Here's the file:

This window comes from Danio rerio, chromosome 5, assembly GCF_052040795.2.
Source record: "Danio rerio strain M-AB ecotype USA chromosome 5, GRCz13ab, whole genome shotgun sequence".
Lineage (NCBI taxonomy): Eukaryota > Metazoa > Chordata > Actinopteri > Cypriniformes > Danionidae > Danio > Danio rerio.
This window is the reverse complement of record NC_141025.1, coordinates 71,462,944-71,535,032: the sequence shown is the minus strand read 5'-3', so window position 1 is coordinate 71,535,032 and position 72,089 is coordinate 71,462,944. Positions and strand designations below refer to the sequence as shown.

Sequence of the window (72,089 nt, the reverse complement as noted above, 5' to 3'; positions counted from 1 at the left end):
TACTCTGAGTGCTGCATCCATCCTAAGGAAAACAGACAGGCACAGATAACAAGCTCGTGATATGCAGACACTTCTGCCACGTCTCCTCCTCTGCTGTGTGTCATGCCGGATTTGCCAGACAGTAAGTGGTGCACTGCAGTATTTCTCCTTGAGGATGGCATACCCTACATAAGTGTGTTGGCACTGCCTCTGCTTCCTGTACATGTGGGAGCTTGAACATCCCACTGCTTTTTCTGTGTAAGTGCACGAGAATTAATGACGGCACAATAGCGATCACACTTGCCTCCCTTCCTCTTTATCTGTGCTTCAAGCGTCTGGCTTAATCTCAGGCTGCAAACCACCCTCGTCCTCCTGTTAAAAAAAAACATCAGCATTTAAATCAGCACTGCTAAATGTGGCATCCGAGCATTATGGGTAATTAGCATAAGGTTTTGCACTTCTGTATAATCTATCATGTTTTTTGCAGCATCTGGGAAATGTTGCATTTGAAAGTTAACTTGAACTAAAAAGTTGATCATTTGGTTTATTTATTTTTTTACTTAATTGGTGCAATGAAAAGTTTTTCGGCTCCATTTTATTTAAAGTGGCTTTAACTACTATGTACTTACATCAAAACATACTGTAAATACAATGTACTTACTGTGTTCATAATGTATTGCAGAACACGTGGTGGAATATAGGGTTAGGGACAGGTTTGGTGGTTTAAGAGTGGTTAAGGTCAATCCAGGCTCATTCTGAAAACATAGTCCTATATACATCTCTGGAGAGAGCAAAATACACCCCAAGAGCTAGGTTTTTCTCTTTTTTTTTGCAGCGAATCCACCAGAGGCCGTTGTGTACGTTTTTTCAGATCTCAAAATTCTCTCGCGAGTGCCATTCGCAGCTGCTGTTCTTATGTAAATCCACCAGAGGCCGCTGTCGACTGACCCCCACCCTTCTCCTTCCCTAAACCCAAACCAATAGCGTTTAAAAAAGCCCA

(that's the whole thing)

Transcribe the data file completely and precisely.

This window comes from Danio rerio, chromosome 5, assembly GCF_052040795.2.
Source record: "Danio rerio strain M-AB ecotype USA chromosome 5, GRCz13ab, whole genome shotgun sequence".
Lineage (NCBI taxonomy): Eukaryota > Metazoa > Chordata > Actinopteri > Cypriniformes > Danionidae > Danio > Danio rerio.
This window is the reverse complement of record NC_141025.1, coordinates 71,462,944-71,535,032: the sequence shown is the minus strand read 5'-3', so window position 1 is coordinate 71,535,032 and position 72,089 is coordinate 71,462,944. Positions and strand designations below refer to the sequence as shown.

Sequence of the window (72,089 nt, the reverse complement as noted above, 5' to 3'; positions counted from 1 at the left end):
TACTCTGAGTGCTGCATCCATCCTAAGGAAAACAGACAGGCACAGATAACAAGCTCGTGATATGCAGACACTTCTGCCACGTCTCCTCCTCTGCTGTGTGTCATGCCGGATTTGCCAGACAGTAAGTGGTGCACTGCAGTATTTCTCCTTGAGGATGGCATACCCTACATAAGTGTGTTGGCACTGCCTCTGCTTCCTGTACATGTGGGAGCTTGAACATCCCACTGCTTTTTCTGTGTAAGTGCACGAGAATTAATGACGGCACAATAGCGATCACACTTGCCTCCCTTCCTCTTTATCTGTGCTTCAAGCGTCTGGCTTAATCTCAGGCTGCAAACCACCCTCGTCCTCCTGTTAAAAAAAAACATCAGCATTTAAATCAGCACTGCTAAATGTGGCATCCGAGCATTATGGGTAATTAGCATAAGGTTTTGCACTTCTGTATAATCTATCATGTTTTTTGCAGCATCTGGGAAATGTTGCATTTGAAAGTTAACTTGAACTAAAAAGTTGATCATTTGGTTTATTTATTTTTTTACTTAATTGGTGCAATGAAAAGTTTTTCGGCTCCATTTTATTTAAAGTGGCTTTAACTACTATGTACTTACATCAAAACATACTGTAAATACAATGTACTTACTGTGTTCATAATGTATTGCAGAACACGTGGTGGAATATAGGGTTAGGGACAGGTTTGGTGGTTTAAGAGTGGTTAAGGTCAATCCAGGCTCATTCTGAAAACATAGTCCTATATACATCTCTGGAGAGAGCAAAATACACCCCAAGAGCTAGGTTTTTCTCTTTTTTTTTGCAGCGAATCCACCAGAGGCCGTTGTGTACGTTTTTTCAGATCTCAAAATTCTCTCGCGAGTGCCATTCGCAGCTGCTGTTCTTATGTAAATCCACCAGAGGCCGCTGTCGACTGACCCCCACCCTTCTCCTTCCCTAAACCCAAACCAATAGCGTTTAAAAAAGCCCA